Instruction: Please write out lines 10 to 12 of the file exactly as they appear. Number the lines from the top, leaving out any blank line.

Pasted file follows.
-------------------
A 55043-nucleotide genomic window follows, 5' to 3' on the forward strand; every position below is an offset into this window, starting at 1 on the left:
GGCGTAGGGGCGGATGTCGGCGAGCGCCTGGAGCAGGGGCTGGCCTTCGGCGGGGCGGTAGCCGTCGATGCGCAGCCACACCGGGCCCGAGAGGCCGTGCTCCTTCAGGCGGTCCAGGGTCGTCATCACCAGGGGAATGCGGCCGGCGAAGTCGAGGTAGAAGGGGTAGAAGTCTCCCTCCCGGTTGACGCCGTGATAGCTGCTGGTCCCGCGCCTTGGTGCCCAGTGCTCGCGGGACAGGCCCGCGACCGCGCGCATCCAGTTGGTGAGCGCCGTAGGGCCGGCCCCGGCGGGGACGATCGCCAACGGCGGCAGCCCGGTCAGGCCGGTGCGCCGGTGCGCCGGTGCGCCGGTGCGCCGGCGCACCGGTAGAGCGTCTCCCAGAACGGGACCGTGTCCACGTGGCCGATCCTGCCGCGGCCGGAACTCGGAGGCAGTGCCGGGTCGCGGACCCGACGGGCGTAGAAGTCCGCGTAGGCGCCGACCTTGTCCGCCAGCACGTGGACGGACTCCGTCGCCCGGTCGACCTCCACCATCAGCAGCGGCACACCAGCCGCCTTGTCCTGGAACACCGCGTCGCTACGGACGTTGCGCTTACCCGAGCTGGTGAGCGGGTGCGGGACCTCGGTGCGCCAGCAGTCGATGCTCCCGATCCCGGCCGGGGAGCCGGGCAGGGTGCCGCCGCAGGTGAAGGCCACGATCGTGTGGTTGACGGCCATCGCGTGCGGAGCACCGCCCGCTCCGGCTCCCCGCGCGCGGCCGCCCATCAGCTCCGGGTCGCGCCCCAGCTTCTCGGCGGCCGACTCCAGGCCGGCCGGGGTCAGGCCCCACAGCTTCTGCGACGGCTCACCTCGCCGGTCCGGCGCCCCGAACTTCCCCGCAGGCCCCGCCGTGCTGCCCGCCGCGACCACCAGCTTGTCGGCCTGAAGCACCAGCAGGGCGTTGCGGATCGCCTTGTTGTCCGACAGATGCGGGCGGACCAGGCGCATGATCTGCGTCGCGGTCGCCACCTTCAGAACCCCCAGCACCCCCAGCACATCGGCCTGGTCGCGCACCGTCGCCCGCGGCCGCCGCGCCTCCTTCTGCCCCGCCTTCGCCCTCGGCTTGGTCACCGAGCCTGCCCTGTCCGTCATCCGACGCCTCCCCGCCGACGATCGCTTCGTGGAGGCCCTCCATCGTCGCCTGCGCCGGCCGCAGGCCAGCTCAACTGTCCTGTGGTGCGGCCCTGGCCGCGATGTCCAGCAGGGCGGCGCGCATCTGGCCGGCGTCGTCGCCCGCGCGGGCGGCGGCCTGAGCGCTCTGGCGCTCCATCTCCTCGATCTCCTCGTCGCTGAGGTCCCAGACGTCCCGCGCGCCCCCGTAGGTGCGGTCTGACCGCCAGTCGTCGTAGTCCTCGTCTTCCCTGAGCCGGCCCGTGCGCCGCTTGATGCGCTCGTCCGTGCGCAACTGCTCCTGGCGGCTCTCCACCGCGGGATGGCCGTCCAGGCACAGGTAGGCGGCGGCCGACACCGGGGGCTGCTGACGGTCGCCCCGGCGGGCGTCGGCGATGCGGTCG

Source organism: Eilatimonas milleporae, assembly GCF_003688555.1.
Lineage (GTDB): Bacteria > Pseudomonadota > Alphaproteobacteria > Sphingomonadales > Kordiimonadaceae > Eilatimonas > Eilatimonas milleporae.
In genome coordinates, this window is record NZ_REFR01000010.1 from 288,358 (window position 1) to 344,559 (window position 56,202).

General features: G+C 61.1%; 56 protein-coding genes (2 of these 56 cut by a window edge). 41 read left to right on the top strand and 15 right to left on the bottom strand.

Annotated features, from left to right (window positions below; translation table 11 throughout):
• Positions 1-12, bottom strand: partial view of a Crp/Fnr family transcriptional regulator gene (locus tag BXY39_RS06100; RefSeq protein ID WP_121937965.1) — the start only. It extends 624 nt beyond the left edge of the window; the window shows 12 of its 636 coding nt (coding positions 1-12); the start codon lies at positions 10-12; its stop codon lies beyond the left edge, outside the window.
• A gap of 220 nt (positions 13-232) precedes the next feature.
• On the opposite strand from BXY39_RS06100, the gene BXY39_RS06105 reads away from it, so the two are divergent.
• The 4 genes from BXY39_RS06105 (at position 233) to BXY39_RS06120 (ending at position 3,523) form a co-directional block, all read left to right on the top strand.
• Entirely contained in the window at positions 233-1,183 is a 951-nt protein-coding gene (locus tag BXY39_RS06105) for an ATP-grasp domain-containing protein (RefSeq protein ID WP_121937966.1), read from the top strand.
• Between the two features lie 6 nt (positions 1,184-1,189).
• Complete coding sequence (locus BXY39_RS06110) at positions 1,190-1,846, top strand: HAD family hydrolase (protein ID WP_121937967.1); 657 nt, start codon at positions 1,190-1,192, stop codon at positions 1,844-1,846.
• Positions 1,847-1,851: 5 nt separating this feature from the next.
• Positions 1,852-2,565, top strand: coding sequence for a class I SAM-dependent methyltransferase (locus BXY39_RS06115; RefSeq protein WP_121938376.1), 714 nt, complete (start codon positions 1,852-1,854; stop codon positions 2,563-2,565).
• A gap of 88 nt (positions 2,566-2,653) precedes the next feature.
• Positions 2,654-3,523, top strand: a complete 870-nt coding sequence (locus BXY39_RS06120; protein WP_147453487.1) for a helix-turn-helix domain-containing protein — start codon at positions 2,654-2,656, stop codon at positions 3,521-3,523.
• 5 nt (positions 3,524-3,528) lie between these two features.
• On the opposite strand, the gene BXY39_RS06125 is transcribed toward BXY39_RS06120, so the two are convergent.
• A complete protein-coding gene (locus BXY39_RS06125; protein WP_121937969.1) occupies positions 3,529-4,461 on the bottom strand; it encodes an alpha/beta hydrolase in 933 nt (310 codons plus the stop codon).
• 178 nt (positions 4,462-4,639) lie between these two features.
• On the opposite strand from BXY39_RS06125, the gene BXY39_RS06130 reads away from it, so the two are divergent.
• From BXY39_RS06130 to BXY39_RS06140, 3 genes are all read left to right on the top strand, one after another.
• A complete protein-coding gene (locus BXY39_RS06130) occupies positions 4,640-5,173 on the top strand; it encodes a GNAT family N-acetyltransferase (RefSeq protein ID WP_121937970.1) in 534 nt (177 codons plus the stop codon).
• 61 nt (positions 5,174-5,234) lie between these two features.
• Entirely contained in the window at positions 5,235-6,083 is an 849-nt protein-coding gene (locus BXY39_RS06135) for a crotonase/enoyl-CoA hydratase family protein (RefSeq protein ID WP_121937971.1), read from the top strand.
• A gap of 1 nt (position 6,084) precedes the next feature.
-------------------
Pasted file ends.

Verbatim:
• On the opposite strand from BXY39_RS06100, the gene BXY39_RS06105 reads away from it, so the two are divergent.
• The 4 genes from BXY39_RS06105 (at position 233) to BXY39_RS06120 (ending at position 3,523) form a co-directional block, all read left to right on the top strand.
• Entirely contained in the window at positions 233-1,183 is a 951-nt protein-coding gene (locus tag BXY39_RS06105) for an ATP-grasp domain-containing protein (RefSeq protein ID WP_121937966.1), read from the top strand.